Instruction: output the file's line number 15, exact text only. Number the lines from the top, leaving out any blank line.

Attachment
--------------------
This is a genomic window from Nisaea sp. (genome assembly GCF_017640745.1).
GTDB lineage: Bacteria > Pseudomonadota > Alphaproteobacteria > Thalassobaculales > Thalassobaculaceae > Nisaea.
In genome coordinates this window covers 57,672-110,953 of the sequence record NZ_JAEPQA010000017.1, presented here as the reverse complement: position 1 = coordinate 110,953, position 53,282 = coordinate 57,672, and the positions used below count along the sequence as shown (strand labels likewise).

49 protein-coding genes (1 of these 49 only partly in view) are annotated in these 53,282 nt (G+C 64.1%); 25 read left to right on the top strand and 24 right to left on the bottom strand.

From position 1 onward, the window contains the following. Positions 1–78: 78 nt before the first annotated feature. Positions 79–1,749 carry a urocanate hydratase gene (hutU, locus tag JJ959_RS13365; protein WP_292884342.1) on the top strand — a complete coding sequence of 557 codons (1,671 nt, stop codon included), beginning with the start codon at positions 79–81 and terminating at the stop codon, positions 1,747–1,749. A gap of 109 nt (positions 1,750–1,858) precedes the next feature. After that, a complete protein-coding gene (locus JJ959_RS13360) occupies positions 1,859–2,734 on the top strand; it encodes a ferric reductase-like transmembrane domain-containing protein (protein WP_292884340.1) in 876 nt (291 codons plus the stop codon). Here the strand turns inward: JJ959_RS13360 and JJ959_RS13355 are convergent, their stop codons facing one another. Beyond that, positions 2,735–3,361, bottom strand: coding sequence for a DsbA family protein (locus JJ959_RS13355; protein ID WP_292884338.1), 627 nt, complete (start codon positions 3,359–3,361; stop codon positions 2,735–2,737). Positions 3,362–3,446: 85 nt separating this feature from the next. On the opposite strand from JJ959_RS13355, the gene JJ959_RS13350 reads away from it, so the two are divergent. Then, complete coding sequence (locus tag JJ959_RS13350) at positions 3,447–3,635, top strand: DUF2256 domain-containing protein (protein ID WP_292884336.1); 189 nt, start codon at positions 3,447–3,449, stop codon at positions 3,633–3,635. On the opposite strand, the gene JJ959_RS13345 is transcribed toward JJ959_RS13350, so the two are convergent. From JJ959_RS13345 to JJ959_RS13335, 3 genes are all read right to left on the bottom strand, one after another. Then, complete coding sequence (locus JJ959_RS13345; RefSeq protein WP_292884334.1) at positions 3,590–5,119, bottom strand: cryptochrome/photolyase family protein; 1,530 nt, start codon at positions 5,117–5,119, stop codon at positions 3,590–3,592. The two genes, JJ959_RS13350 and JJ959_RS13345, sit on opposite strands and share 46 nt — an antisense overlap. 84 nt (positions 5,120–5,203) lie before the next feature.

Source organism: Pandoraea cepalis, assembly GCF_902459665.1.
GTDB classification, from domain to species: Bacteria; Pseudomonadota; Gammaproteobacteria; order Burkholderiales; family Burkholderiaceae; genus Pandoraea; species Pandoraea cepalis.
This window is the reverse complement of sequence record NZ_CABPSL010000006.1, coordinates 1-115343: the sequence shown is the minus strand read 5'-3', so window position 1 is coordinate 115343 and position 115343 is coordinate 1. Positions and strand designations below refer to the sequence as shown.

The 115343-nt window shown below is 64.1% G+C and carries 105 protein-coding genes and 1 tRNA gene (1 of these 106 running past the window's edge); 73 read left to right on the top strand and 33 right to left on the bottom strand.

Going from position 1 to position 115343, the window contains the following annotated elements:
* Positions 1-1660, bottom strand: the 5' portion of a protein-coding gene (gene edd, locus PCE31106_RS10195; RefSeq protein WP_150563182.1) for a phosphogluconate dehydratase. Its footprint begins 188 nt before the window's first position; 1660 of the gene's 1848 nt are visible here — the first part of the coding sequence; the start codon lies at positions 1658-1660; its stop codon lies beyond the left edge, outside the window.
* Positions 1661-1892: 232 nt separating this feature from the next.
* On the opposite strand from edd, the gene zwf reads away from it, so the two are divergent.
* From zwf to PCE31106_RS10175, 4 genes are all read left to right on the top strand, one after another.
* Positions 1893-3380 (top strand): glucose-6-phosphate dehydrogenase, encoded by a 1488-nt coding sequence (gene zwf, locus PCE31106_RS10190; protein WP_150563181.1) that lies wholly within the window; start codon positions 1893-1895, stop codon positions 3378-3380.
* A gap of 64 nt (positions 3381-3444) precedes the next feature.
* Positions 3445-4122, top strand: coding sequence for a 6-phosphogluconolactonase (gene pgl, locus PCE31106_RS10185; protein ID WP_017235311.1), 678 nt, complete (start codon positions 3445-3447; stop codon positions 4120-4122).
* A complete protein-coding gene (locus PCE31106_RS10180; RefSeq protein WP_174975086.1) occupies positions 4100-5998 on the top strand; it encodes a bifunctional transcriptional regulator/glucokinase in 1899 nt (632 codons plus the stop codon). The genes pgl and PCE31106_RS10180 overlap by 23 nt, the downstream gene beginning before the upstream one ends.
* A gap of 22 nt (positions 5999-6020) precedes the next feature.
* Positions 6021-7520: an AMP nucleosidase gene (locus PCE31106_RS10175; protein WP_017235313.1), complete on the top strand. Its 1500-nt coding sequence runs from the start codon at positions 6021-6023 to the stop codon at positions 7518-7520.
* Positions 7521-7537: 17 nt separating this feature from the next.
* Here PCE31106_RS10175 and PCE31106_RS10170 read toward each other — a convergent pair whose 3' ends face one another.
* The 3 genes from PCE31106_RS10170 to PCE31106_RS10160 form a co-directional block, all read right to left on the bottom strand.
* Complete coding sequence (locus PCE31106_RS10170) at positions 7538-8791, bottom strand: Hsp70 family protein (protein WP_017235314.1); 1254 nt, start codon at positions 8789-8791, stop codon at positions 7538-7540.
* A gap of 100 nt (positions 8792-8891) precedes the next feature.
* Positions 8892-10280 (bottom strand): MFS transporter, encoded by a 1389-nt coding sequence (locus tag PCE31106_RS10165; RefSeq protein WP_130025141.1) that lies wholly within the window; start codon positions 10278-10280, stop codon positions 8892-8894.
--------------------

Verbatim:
* Positions 1893-3380 (top strand): glucose-6-phosphate dehydrogenase, encoded by a 1488-nt coding sequence (gene zwf, locus PCE31106_RS10190; protein WP_150563181.1) that lies wholly within the window; start codon positions 1893-1895, stop codon positions 3378-3380.